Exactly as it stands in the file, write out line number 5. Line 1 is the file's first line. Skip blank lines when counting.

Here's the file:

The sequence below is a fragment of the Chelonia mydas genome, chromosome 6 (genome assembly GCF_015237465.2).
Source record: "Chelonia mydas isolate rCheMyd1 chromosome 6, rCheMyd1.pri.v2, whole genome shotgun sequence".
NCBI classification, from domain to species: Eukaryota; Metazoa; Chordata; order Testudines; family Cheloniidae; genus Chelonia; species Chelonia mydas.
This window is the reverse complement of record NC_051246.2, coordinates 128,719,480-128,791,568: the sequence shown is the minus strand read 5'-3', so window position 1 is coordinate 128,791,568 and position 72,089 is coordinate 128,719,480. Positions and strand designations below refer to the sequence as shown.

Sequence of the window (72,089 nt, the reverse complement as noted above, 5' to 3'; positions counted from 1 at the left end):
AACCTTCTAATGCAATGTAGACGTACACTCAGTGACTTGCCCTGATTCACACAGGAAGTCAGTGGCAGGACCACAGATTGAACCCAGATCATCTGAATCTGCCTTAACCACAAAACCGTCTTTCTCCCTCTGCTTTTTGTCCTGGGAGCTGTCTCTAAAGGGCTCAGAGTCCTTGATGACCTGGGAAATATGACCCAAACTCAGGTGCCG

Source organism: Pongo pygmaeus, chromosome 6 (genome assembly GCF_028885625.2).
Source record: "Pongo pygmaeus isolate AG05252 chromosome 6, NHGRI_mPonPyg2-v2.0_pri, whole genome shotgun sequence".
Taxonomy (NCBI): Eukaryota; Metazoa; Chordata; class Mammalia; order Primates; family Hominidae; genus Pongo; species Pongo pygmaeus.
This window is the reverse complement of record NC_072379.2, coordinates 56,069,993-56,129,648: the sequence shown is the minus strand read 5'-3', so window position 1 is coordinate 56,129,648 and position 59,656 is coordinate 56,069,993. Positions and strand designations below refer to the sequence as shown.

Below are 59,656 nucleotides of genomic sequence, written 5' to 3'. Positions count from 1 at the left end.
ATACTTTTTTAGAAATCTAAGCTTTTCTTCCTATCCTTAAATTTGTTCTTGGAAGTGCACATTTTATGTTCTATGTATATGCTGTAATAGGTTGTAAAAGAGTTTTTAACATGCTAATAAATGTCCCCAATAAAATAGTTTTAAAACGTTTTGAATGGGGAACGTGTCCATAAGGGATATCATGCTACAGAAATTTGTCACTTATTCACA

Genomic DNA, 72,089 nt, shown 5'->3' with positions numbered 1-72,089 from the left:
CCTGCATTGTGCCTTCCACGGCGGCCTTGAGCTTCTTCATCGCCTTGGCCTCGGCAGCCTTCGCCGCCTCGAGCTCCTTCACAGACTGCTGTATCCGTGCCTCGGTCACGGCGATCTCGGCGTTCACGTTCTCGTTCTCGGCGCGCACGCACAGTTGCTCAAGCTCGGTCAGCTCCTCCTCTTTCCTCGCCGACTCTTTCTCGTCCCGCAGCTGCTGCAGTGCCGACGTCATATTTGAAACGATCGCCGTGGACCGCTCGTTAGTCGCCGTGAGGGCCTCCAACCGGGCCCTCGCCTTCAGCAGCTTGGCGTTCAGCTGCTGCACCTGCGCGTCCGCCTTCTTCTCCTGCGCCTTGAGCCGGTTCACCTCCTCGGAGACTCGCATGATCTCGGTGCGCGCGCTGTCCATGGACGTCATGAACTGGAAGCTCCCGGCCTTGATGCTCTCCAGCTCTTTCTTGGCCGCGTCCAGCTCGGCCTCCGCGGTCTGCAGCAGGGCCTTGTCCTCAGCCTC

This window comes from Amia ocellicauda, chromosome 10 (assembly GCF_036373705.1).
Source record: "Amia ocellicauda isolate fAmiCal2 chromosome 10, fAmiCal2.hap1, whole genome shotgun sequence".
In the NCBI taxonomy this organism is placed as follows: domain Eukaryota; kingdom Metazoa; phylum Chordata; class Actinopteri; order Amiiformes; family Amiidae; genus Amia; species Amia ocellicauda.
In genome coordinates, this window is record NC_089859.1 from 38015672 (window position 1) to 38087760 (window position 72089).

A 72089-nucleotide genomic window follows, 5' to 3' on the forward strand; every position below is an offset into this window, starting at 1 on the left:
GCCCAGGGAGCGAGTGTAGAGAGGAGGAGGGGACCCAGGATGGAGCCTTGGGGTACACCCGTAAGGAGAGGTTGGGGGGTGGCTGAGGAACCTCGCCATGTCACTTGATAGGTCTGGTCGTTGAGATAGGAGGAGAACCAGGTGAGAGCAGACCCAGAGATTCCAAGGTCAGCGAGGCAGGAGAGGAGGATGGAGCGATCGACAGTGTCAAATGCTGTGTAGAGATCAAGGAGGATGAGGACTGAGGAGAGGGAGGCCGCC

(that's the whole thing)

Sequence of the window (72,089 nt, the reverse complement as noted above, 5' to 3'; positions counted from 1 at the left end):